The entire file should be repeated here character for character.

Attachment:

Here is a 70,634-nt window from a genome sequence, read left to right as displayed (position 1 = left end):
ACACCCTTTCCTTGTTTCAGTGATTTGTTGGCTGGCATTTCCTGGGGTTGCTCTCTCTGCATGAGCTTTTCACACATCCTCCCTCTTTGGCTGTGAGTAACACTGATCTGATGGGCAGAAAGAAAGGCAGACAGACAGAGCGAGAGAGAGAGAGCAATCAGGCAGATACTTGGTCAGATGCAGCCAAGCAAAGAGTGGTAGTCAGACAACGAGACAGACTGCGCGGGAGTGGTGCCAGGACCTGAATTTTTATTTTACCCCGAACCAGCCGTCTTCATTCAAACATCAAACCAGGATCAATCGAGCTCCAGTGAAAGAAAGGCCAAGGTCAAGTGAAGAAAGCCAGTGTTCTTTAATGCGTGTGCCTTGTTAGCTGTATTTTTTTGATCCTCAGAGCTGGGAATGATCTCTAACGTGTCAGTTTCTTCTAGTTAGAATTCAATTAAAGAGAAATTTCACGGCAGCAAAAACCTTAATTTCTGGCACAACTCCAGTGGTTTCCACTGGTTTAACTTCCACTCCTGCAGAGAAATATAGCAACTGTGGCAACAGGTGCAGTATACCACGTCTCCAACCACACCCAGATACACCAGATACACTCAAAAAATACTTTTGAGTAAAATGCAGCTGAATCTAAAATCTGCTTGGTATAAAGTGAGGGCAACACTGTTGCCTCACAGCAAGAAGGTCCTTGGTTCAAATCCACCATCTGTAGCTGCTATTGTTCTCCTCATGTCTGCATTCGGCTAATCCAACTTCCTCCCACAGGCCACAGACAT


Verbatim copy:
Here is a 70,634-nt window from a genome sequence, read left to right as displayed (position 1 = left end):
ACACCCTTTCCTTGTTTCAGTGATTTGTTGGCTGGCATTTCCTGGGGTTGCTCTCTCTGCATGAGCTTTTCACACATCCTCCCTCTTTGGCTGTGAGTAACACTGATCTGATGGGCAGAAAGAAAGGCAGACAGACAGAGCGAGAGAGAGAGAGCAATCAGGCAGATACTTGGTCAGATGCAGCCAAGCAAAGAGTGGTAGTCAGACAACGAGACAGACTGCGCGGGAGTGGTGCCAGGACCTGAATTTTTATTTTACCCCGAACCAGCCGTCTTCATTCAAACATCAAACCAGGATCAATCGAGCTCCAGTGAAAGAAAGGCCAAGGTCAAGTGAAGAAAGCCAGTGTTCTTTAATGCGTGTGCCTTGTTAGCTGTATTTTTTTGATCCTCAGAGCTGGGAATGATCTCTAACGTGTCAGTTTCTTCTAGTTAGAATTCAATTAAAGAGAAATTTCACGGCAGCAAAAACCTTAATTTCTGGCACAACTCCAGTGGTTTCCACTGGTTTAACTTCCACTCCTGCAGAGAAATATAGCAACTGTGGCAACAGGTGCAGTATACCACGTCTCCAACCACACCCAGATACACCAGATACACTCAAAAAATACTTTTGAGTAAAATGCAGCTGAATCTAAAATCTGCTTGGTATAAAGTGAGGGCAACACTGTTGCCTCACAGCAAGAAGGTCCTTGGTTCAAATCCACCATCTGTAGCTGCTATTGTTCTCCTCATGTCTGCATTCGGCTAATCCAACTTCCTCCCACAGGCCACAGACAT